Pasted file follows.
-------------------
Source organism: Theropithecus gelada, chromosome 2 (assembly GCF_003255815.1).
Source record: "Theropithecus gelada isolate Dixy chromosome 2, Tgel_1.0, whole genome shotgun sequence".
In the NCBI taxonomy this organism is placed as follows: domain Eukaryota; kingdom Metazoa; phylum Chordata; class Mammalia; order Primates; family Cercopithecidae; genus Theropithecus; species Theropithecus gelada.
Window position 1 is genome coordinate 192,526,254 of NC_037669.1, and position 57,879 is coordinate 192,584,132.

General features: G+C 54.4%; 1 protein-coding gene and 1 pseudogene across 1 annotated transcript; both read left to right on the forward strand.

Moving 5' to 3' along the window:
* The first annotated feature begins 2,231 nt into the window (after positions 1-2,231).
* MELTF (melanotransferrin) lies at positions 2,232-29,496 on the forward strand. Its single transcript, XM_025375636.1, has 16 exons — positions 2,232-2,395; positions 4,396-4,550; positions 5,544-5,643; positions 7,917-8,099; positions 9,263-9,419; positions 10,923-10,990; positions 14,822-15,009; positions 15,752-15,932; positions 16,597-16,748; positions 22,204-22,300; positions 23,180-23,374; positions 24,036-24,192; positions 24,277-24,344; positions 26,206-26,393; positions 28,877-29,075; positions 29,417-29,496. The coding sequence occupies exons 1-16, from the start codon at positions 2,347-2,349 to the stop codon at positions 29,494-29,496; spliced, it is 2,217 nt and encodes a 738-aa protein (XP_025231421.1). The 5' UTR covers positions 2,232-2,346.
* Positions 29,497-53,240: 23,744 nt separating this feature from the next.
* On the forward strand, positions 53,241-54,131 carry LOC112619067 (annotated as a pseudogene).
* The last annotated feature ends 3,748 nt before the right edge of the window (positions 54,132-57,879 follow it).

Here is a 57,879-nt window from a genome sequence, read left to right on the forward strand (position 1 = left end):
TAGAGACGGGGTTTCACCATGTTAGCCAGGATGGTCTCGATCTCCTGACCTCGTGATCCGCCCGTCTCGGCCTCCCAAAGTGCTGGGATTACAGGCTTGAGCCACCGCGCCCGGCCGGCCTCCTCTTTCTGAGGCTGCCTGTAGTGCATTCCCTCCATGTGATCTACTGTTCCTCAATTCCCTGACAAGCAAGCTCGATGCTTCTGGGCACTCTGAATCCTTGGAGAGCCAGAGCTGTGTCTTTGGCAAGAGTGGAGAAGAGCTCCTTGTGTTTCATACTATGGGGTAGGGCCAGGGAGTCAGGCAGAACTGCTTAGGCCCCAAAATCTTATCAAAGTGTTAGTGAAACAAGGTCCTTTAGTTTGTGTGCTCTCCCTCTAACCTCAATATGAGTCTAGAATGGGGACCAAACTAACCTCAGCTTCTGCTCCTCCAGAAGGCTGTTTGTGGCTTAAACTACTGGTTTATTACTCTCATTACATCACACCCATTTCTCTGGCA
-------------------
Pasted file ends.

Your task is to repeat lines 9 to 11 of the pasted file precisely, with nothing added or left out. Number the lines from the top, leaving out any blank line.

* Positions 29,497-53,240: 23,744 nt separating this feature from the next.
* On the forward strand, positions 53,241-54,131 carry LOC112619067 (annotated as a pseudogene).
* The last annotated feature ends 3,748 nt before the right edge of the window (positions 54,132-57,879 follow it).